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Thursday April 26 2007

Interesting:

Because of the runoff structure, an electorate which would, in aggregate, prefer to see Bayrou rather than Sarkozy as president, will instead get Sarkozy, because in the first round, many of those who preferred Bayrou to Sarkozy also preferred Royal to Bayrou.

Somebody called Economist.com, of New York, says this.

I say: silly them.  If they really hated Sarkozy that much, they should have voted for Bayrou first time around.  That they didn’t suggests they don’t really hate the guy that much.

My absolute least favourite thing about “Free exchange” is that we are not told who writes it.  “Economist.com” is not a mind I wish to spend any time getting acquainted with, thank you.

If they really hated Sarkozy that much, they should have voted for Bayrou first time around.

Well, if they really do hate Sarkozy that much they may vote for Royal. The danger here is that Sarkozy’s voters have all voted for him already, and that everybody else really does hate him and he therefore can’t pick up the additional 20% he needs in the second round. This looks possible to me. In fact, I think it looks likely. My hunch is that Royal will win.

Posted by Michael Jennings on 26 April 2007

"My hunch is that Royal will win.”

Heh. I knew Sarkozy would win when the BBC stopped linking to opinion polls after the TV debate.

Royal nearly lost the region she was the elected president of (Poitou Charentes). Sarkozy also won in Marseille with a bigger margin than nationally: I thought North Africans were a majority in that town, maybe some of them (secretly) want youth crime stamped on too.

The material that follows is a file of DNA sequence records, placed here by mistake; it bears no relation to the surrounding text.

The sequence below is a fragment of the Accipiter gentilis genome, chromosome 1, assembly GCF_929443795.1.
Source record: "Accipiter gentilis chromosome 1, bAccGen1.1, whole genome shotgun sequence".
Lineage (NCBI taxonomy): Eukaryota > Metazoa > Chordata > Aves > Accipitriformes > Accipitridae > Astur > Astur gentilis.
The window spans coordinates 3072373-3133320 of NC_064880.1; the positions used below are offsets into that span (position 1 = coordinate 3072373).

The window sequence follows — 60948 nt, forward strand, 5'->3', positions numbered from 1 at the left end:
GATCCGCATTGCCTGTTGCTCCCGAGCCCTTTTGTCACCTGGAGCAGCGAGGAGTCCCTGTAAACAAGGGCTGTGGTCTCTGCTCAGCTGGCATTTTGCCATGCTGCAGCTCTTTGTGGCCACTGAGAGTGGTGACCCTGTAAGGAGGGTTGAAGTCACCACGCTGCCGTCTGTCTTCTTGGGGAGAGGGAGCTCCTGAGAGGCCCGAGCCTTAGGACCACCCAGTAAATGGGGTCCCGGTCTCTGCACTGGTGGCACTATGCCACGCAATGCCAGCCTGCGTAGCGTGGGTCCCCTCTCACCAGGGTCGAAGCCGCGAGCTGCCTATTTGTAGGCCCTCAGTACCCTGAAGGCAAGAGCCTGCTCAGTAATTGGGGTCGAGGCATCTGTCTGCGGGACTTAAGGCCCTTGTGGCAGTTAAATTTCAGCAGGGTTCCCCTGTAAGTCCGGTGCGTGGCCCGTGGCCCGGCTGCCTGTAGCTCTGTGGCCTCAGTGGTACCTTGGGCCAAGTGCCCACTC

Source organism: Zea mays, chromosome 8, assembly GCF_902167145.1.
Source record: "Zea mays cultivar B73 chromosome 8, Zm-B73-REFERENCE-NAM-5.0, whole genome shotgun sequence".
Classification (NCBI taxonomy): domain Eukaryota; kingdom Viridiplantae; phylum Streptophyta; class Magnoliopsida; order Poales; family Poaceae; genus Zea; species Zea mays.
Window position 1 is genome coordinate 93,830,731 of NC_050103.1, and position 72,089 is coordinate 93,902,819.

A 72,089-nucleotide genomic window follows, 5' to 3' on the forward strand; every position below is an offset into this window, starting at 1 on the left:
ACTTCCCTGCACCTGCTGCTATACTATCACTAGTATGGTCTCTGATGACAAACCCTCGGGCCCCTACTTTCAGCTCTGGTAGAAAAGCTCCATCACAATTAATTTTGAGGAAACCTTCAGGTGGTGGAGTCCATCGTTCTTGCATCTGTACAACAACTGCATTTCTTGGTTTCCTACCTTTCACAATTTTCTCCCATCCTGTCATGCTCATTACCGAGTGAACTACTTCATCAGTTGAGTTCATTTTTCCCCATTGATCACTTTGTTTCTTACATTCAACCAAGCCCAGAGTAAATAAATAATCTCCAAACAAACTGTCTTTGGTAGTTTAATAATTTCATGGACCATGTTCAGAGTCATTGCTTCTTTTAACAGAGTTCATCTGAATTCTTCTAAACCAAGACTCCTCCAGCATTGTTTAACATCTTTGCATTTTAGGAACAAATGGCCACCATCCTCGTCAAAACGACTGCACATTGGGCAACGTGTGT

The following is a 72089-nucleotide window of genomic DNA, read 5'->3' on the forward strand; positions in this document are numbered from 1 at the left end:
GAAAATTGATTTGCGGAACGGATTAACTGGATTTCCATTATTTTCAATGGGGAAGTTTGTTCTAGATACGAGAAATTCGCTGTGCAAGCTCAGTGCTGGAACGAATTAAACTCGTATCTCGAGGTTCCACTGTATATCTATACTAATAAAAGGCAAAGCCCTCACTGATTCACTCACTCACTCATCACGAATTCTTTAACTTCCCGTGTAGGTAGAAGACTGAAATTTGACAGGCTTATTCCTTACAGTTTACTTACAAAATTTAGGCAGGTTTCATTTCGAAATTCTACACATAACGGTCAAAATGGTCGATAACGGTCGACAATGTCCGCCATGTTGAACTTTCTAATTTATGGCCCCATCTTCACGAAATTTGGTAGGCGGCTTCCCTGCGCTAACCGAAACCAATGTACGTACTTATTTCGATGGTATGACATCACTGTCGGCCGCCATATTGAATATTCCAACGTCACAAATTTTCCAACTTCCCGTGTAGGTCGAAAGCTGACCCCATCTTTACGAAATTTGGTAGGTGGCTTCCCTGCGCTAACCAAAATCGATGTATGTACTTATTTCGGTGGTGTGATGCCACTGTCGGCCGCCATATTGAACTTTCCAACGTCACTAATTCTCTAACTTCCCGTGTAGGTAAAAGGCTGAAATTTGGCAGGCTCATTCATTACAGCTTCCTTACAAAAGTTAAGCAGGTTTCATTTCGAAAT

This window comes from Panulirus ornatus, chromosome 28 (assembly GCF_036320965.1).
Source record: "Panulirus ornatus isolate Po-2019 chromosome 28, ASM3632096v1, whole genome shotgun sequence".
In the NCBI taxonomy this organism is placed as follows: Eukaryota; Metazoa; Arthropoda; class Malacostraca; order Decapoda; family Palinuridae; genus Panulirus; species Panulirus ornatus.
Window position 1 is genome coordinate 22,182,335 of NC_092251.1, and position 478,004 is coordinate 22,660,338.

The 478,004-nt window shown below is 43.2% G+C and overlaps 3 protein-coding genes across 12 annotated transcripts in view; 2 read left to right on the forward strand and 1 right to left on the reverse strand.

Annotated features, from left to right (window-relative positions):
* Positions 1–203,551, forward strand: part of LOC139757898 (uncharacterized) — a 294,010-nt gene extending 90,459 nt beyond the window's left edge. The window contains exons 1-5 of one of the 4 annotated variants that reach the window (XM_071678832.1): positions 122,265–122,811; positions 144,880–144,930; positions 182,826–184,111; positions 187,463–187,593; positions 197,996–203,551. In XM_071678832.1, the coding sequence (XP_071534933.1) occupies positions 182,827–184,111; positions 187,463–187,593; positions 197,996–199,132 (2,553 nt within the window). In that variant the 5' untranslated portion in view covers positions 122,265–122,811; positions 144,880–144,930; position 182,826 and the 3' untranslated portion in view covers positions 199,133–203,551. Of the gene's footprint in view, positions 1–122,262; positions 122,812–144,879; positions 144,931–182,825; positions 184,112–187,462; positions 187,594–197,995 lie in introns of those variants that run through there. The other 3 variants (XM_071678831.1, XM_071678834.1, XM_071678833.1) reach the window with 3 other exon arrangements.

You can actually look up scores in tiny villages or by département here:
http://www.interieur.gouv.fr/sections/a_votre_service/resultats-elections/PR2007/index.html

Nearly everywhere I’ve ever been to in France was won by Sarkozy. He also won 60% in Corsica and even managed to win almost half the overseas territories, like French Polynesia and New Caledonia.

Basically, Sarkozy got the half of the Le Pen vote that isn’t rabidly racist in the first round, all the conservative votes and even got MORE Bayrou votes in the second round than Royal did (funny how this contradicts the BBC line). Basically, Royal was a lightweight, the French equivalent of a “Blair Babe.”

No U.S. Democrat has got as big a majority in a presidential election since Lydon Johnson cashed in on the Kennedy assasination in 1964 as Sarkozy got in France. So a little less reporting about “he needs to unite the country” would be in order from the leftist press.

BTW, in my constituency, Neuilly-sur-Seine where he is remembered as a low-tax, effective mayor, Sarkozy got over 80% of the vote. Knowing that Neuilly is immediately to the West of Paris, it is no coincidence that Sarkozy’s vote was higher the closer to the Porte Maillot one checked and lowest the further East one went.

Posted by Antoine Clarke on 09 May 2007

Fair enough. I thought Royal would pick up most of the Bayrou vote. It didn’t happen, so Sarkozy won. You are right - the voters went for the candidate who appeared the most competent.

Posted by Michael Jennings on 09 May 2007

The really good news was the collapse of the hard left. People like José Bové came nowhere. In fact the environmentalists came pretty poorly (Brian take note, is this a new French trend: the Green tide has reached its ebb?). The French Socialist Party, which was created as an anti-Marxist movement, is still there hovering between 18% and 28%, but it has lost its coalition allies, which is deadly in a two-round contest.